‘Finding your own style, your own unique voice’ – I remember hearing about it a lot. Starting out as a photographer, I followed many workshops, courses, podcasts, you name it, and many of them briefly touched this subject. They told me it was important to find my own style, to carry out uniqueness and to make sure my ideal client would fall in love with my work in a heartbeat. How to reach that point however, remained unclear to me. And I get why. It’s one of the hardest things to achieve as a photographer, let alone teaching it. In this blog, I’ll tell you a little bit more about how I find my voice, my style in photography.
I started photographing about 6 years ago. Not with the intention of making a career out of it, just for fun. I soon noticed how I really liked photographing people and when my photography became (just a bit) more serious, fashion photography caught my eye. I had fun, learned a lot but also came to the conclusion that the fashion world wasn’t for me. In the mean time, some wedding photographers caught my eye. Fine art wedding photographers they would call themselves, and they made wedding pictures in a way I hadn’t seen before up to that point. Romantic, bright, non-cliche and oh so beautiful.
My first steps as a wedding photographer were mostly as a second shooter. After I felt like I knew what I was doing, I went on and photographed 6 weddings on my own the first year. Marketed myself as a wedding photographer and found myself photographing 35 the next year. The time in between season was dedicated to developing myself as an entrepreneur and photographer and the journey to my own style began.
And let’s be honest, especially in those first years, I was constantly looking at other photographers wondering how I could make my work like theirs. I searched for ‘Style me Pretty’-like perfection, photographed bright and airy, searched Pinterest for posing inspiration and basically wanted my work to look like that from somebody else. And when that didn’t happen, I felt lost at sometimes. Wondering if I were good enough, if my work would ever be good enough.
It wasn’t until I looked within myself for my style that (in my eyes) my work became good. I decided to not play by the rules that I had made up in my head, but really create something that was me. That resonated with who I was, or am. Film became my preferred medium, but only in combination with digital to get the most out of every shot. My style became less bright, more colorful and I focused more on storytelling instead of only ‘styled / pretty’ pictures. I came back to what it is all about: capturing someone’s story, capturing one of the most beautiful days in someones life and doing so with an artistic point of view.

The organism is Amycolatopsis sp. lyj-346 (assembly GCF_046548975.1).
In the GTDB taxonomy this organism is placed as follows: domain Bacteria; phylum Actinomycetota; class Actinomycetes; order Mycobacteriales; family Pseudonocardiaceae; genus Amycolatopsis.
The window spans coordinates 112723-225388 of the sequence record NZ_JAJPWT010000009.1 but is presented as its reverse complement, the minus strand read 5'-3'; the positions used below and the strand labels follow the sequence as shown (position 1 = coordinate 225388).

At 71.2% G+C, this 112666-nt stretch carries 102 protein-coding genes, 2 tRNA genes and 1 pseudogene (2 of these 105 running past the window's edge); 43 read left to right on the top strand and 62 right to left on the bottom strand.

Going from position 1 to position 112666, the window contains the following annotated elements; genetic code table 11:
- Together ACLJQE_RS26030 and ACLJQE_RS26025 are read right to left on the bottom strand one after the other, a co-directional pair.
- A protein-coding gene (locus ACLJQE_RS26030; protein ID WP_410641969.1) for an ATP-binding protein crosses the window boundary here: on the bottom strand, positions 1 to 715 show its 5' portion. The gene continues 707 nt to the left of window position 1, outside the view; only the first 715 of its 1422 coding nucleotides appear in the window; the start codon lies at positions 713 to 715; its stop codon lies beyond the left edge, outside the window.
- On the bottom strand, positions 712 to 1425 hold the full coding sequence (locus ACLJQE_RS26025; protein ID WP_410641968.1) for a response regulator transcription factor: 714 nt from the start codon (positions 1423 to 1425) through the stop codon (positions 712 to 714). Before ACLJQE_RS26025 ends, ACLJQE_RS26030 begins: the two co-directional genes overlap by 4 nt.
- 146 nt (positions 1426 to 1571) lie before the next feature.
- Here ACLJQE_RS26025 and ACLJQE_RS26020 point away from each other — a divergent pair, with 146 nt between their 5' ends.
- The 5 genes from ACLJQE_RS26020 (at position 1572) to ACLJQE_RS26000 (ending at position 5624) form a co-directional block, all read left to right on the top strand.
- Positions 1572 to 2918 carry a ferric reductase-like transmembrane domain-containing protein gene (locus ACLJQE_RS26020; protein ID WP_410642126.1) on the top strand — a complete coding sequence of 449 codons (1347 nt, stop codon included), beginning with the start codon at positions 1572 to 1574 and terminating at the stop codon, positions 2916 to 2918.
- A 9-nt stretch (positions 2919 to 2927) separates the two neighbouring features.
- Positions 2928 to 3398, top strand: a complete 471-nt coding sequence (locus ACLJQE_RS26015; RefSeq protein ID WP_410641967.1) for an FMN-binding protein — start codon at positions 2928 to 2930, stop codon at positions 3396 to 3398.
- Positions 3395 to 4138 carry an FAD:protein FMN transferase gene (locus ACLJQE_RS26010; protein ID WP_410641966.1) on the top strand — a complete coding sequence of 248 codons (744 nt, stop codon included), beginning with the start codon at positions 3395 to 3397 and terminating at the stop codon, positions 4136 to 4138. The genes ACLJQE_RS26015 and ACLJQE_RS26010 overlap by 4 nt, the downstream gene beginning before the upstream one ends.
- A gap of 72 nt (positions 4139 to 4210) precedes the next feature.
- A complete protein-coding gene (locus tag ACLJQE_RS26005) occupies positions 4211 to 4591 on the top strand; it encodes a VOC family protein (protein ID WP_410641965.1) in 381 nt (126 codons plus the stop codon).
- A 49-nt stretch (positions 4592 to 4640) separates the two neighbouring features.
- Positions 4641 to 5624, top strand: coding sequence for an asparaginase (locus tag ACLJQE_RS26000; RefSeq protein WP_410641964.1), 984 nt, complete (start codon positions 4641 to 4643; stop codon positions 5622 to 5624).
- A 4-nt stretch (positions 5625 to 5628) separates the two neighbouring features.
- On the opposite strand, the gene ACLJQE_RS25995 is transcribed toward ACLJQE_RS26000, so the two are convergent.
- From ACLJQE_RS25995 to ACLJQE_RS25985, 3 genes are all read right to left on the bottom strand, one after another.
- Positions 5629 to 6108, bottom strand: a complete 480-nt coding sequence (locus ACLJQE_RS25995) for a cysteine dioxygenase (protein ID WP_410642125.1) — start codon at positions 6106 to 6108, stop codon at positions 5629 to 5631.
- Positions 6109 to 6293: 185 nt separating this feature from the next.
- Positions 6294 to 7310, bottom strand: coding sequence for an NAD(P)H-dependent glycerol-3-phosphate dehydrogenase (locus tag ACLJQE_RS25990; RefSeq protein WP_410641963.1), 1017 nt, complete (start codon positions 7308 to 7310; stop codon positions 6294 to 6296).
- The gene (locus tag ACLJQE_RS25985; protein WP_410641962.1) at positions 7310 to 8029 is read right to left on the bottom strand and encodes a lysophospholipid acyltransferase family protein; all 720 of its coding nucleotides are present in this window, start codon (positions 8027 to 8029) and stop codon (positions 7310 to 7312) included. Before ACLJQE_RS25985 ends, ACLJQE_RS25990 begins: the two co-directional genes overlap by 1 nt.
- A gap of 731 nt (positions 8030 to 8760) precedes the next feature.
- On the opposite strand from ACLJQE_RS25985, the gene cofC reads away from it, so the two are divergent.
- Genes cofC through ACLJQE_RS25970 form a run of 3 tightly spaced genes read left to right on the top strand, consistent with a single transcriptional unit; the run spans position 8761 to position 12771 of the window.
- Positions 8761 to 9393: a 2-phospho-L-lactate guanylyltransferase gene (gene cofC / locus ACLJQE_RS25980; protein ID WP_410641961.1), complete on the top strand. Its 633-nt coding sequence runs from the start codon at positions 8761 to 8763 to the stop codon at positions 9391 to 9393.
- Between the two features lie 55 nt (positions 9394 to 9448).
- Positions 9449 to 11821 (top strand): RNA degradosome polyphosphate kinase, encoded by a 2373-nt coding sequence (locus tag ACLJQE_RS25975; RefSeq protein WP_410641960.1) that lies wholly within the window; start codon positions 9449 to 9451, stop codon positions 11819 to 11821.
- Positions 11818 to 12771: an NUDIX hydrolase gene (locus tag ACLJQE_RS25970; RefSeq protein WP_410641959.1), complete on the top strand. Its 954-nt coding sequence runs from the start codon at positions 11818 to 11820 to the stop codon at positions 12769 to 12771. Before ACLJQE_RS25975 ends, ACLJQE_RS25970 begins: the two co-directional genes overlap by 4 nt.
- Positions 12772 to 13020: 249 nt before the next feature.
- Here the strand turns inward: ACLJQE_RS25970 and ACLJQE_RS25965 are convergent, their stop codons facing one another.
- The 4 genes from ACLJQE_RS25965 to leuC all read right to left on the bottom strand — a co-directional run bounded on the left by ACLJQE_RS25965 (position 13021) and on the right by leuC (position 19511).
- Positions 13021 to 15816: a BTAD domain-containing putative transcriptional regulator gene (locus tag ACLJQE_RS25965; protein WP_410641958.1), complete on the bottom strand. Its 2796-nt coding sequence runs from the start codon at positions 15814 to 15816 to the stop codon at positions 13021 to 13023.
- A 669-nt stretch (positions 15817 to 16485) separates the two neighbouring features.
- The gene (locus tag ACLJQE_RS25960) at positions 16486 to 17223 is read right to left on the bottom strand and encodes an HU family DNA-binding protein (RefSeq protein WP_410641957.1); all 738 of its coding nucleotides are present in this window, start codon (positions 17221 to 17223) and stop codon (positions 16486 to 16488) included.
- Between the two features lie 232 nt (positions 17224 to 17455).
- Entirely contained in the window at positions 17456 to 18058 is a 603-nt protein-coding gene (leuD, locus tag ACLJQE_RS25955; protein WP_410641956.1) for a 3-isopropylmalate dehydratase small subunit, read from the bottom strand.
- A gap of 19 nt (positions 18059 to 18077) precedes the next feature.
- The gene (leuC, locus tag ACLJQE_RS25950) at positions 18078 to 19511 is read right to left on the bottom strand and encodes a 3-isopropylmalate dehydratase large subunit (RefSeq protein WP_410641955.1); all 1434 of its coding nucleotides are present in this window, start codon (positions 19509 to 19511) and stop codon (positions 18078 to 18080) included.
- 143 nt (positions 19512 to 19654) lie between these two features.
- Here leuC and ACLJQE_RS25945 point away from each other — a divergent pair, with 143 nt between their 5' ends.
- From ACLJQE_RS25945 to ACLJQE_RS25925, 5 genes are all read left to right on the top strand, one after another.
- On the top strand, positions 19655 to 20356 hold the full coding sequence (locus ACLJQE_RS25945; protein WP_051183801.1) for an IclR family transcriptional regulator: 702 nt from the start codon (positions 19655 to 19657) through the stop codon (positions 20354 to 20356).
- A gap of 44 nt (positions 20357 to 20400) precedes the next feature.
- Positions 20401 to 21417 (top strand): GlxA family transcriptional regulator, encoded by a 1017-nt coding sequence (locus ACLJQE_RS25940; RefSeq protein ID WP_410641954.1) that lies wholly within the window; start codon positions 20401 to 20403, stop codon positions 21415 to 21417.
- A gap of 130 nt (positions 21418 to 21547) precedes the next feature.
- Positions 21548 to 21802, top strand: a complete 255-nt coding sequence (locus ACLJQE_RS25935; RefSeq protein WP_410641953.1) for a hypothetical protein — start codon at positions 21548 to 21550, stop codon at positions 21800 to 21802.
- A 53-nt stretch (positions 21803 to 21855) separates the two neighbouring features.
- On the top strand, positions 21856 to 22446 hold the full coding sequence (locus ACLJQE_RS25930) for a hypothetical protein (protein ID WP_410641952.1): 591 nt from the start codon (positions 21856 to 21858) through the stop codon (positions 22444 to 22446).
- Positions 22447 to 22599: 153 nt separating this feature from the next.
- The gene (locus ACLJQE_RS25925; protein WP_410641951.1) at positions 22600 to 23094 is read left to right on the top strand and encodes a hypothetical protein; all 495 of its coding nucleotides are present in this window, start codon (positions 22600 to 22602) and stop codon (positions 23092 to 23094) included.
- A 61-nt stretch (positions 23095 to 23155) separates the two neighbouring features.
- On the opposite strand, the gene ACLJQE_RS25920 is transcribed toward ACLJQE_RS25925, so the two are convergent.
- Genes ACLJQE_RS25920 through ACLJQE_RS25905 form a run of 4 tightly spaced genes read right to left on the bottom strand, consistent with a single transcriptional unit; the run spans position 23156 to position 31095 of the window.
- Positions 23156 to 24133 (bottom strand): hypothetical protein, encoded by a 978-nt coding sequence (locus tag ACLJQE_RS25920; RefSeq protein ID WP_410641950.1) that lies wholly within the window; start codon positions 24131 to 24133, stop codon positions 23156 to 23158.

How this happened? It takes time honestly. And my style will keep growing as long as I’ll photograph. But I do believe there are some things you can do to help the process along. A few of the things I (try to) do are:
- Finding inspiration outside of my field of photography: fashion, landscape, conceptual, basically everything I can get my eyes on ;-).
- Finding inspiration even outside of photography: in paintings, poems, books, movies, music. Feed that artistic soul you guys!
- Creating free work, the perfect time to experiment and make things close to your heart.
- Visualize: before a shoot, I visualize what it is going to be like. Even if I don’t know the venue, I imagine what it could be like, which story I want to tell and which poses would work.
- Dare to reflect: maybe on your own, or better yet with other photographers. Some of the most valuable realizations about my style came from a portfolio review during a workshop. Things that were hard to hear during the review, turned out to be the biggest things I could work on within my photography.
This blogpost is not intended to make you feel like there’s something you really need to do about your style, it’s also not about telling you how I got it all together. Trust me, I know there’s so much I still need to learn. It’s just about celebrating uniqueness in our photographs, and maybe to find some encouragement, tips, incentives to keep developing yourself as a photographer. Because being happy with your own work is something we all deserve.
PS: Are you a Dutch Photographer?
As you may have noticed, I love sharing ideas and knowledge about this subject and a lot of other things. In May, I will be hosting my first ‘Find Your Voice’ workshop with Wianda Bongen. Click here to read all about it.